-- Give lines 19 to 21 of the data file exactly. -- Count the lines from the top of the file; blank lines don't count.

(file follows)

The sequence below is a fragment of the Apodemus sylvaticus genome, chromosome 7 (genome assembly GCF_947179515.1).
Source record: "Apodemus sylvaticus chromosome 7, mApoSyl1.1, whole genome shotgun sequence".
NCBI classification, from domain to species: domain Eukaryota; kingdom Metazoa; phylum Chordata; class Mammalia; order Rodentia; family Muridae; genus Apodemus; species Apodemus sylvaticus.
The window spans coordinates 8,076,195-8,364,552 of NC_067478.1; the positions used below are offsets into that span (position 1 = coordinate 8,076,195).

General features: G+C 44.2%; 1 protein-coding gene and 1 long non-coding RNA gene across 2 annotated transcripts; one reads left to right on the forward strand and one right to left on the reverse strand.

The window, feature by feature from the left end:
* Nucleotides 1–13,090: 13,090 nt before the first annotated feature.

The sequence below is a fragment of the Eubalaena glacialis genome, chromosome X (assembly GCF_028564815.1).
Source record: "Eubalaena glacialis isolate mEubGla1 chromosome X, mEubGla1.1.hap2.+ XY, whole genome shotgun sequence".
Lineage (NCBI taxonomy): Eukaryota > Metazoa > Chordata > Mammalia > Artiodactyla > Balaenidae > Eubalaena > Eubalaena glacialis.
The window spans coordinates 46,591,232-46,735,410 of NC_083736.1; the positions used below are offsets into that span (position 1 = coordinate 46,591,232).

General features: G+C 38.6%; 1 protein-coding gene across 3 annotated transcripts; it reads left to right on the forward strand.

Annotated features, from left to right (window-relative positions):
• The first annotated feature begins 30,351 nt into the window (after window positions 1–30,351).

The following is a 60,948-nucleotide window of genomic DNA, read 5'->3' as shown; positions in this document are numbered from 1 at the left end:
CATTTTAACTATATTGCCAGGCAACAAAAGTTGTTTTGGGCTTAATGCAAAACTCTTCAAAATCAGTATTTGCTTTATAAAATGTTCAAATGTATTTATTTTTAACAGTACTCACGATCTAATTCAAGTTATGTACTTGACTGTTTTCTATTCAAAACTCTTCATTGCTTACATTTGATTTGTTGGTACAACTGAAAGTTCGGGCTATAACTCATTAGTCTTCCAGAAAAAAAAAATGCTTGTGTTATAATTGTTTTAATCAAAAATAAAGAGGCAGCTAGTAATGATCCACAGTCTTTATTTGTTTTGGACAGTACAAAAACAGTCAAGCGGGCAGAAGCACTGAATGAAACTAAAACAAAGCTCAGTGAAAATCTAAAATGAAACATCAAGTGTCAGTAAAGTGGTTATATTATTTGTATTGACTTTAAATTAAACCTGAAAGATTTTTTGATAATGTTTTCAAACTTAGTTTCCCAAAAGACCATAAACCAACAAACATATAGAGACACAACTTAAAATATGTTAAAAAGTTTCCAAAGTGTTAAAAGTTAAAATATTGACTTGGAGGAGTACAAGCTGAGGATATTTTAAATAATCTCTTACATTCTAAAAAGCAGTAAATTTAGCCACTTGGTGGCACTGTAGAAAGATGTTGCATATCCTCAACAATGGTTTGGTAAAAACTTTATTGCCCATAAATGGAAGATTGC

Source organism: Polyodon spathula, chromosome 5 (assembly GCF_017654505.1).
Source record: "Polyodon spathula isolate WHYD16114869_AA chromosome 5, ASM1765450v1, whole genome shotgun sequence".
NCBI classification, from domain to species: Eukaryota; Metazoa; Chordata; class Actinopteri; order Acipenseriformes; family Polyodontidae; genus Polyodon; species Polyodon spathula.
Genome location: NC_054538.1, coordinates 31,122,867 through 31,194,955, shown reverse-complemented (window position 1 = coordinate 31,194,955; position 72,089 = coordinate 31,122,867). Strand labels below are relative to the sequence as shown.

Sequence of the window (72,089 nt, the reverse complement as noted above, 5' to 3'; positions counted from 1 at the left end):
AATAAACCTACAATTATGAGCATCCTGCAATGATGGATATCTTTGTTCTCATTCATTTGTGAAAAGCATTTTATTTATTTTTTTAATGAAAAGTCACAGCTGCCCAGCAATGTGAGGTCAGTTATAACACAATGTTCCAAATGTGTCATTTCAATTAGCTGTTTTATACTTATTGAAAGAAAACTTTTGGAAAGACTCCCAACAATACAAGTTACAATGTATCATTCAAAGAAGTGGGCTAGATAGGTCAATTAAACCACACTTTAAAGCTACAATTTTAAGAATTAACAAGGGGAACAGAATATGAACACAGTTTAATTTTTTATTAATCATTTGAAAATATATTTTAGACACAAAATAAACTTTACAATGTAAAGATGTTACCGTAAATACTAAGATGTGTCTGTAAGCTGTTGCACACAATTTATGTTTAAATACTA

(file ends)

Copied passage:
NCBI classification, from domain to species: Eukaryota; Metazoa; Chordata; class Actinopteri; order Acipenseriformes; family Polyodontidae; genus Polyodon; species Polyodon spathula.
Genome location: NC_054538.1, coordinates 31,122,867 through 31,194,955, shown reverse-complemented (window position 1 = coordinate 31,194,955; position 72,089 = coordinate 31,122,867). Strand labels below are relative to the sequence as shown.

Sequence of the window (72,089 nt, the reverse complement as noted above, 5' to 3'; positions counted from 1 at the left end):